PENUCKLE

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Posted March 19, 2009 in Music

If a picture’s worth a  thousand words, Penuckle’s hot-off-the-presses music video for his Blunts and Roses EP could pack the non-fiction shelves at the Feldheym Central Library. The San Bernardino-based hip-hop artist coined not just an eye-opening account of the day-in, day-out troubles faced by his area’s residents—it’s something that’s more along the lines of mind-opening, even for those who live in the region.

 

Filmed on a tight budget, Penuckle’s track aims to reveal the misgivings of his own locale. “It has a very high crime rate,” he says, “it is not a safe place to raise children. Who is proud of that, seriously? So, [the song] is a call to the citizens of this city to stand up and fight for themselves. This city is plagued with secrecy and corruption. It is filled with a government who talk of understanding, but go home and make jokes about the city they preside over.”

 

Penuckle’s determined career is no joke. Over the past decade, he’s compiled a list of impenetrable credentials: Releasing albums with major distribution, performing at high-profile venues throughout the West Coast, licensing his songs to television networks, plus sharing the bill with legends including the Wu-Tang Clan, Murs and Del.

 

“When you’re from the Inland Empire, people automatically assume you do gang-related rap,” he says. “They also assume that you don’t put any time or money into your product.  They stereotype, basically.  The advantage of being from here is simple: You get to show and prove.”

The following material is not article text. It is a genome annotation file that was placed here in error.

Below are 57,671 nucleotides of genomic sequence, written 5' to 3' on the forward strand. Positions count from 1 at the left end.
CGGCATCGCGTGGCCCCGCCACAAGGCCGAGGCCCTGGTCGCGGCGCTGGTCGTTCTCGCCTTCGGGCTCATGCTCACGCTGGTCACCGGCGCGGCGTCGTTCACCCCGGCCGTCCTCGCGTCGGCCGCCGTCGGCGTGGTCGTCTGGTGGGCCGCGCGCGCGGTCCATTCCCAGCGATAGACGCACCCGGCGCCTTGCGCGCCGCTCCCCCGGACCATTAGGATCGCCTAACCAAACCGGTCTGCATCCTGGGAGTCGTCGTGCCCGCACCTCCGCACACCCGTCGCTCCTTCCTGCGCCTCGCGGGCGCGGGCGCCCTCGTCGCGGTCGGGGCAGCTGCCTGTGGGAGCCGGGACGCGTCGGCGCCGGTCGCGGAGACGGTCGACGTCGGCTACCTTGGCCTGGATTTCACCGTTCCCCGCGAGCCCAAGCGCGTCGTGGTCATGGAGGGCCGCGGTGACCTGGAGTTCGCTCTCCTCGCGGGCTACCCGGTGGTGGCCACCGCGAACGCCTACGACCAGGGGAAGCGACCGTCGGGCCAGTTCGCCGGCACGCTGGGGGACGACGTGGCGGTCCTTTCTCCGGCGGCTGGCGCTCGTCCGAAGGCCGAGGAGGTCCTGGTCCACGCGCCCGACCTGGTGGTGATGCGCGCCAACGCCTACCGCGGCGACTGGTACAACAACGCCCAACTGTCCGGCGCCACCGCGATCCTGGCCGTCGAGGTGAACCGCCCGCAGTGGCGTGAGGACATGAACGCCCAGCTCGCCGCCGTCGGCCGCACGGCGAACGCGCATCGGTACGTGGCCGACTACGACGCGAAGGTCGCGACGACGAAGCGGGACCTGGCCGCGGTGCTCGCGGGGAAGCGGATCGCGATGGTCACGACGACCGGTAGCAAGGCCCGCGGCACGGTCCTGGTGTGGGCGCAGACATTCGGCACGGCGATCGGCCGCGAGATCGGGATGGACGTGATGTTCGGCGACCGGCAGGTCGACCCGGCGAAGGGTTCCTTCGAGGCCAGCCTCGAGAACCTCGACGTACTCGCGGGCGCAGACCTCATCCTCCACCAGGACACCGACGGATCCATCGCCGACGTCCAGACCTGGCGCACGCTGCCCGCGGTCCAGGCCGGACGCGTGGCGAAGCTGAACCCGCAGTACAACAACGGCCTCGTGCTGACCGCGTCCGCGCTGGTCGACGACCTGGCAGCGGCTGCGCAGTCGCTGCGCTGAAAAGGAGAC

The remarkable range of artists on which he’s raised—from Aretha Franklin to Public Enemy to Metallica—has molded Penuckle into the proven performer he is today, whether it’s at the San Manuel, or, in this case, at a packed-out Japanese fraternity party. 

 

“A huge portion of the crowd was actually from Japan and didn’t speak English too well so I thought it would be a difficult night,” he recalls. “By the end of my set, I had 300 cats literally jumping up and down and waving their hands singing my song ‘I Love Being Black.’ That was truly awe-inspiring. I genuinely felt that performance to the bone.”   

–Waleed Rashidi


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